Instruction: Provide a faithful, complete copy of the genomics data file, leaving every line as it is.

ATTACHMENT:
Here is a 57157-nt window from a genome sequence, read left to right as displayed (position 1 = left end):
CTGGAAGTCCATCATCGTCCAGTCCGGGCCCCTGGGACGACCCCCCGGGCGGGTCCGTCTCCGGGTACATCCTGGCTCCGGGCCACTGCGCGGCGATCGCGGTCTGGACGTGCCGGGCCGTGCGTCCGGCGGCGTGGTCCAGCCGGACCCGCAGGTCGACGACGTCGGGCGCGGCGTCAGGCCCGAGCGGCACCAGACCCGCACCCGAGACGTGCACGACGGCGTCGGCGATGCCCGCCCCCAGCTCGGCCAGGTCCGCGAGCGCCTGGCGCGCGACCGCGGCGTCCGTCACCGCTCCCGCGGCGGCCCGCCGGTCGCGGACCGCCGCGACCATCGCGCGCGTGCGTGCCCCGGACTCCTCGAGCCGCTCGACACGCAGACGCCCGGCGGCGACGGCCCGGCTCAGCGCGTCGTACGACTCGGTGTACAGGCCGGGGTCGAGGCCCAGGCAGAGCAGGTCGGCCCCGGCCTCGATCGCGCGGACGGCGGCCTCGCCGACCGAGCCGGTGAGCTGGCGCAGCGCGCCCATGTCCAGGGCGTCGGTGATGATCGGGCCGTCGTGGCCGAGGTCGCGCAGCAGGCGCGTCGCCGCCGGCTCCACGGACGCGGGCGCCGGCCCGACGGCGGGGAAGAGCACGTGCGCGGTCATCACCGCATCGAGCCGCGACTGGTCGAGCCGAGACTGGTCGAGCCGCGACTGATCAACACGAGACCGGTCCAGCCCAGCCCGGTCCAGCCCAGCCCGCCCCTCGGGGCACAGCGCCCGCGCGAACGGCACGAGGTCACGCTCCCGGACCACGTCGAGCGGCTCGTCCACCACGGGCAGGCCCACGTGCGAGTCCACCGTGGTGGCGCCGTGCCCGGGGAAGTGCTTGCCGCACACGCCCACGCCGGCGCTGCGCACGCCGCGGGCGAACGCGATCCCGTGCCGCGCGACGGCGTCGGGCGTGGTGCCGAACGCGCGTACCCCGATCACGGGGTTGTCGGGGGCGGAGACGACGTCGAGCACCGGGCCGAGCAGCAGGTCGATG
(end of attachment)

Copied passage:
Here is a 57157-nt window from a genome sequence, read left to right as displayed (position 1 = left end):
CTGGAAGTCCATCATCGTCCAGTCCGGGCCCCTGGGACGACCCCCCGGGCGGGTCCGTCTCCGGGTACATCCTGGCTCCGGGCCACTGCGCGGCGATCGCGGTCTGGACGTGCCGGGCCGTGCGTCCGGCGGCGTGGTCCAGCCGGACCCGCAGGTCGACGACGTCGGGCGCGGCGTCAGGCCCGAGCGGCACCAGACCCGCACCCGAGACGTGCACGACGGCGTCGGCGATGCCCGCCCCCAGCTCGGCCAGGTCCGCGAGCGCCTGGCGCGCGACCGCGGCGTCCGTCACCGCTCCCGCGGCGGCCCGCCGGTCGCGGACCGCCGCGACCATCGCGCGCGTGCGTGCCCCGGACTCCTCGAGCCGCTCGACACGCAGACGCCCGGCGGCGACGGCCCGGCTCAGCGCGTCGTACGACTCGGTGTACAGGCCGGGGTCGAGGCCCAGGCAGAGCAGGTCGGCCCCGGCCTCGATCGCGCGGACGGCGGCCTCGCCGACCGAGCCGGTGAGCTGGCGCAGCGCGCCCATGTCCAGGGCGTCGGTGATGATCGGGCCGTCGTGGCCGAGGTCGCGCAGCAGGCGCGTCGCCGCCGGCTCCACGGACGCGGGCGCCGGCCCGACGGCGGGGAAGAGCACGTGCGCGGTCATCACCGCATCGAGCCGCGACTGGTCGAGCCGAGACTGGTCGAGCCGCGACTGATCAACACGAGACCGGTCCAGCCCAGCCCGGTCCAGCCCAGCCCGCCCCTCGGGGCACAGCGCCCGCGCGAACGGCACGAGGTCACGCTCCCGGACCACGTCGAGCGGCTCGTCCACCACGGGCAGGCCCACGTGCGAGTCCACCGTGGTGGCGCCGTGCCCGGGGAAGTGCTTGCCGCACACGCCCACGCCGGCGCTGCGCACGCCGCGGGCGAACGCGATCCCGTGCCGCGCGACGGCGTCGGGCGTGGTGCCGAACGCGCGTACCCCGATCACGGGGTTGTCGGGGGCGGAGACGACGTCGAGCACCGGGCCGAGCAGCAGGTCGATG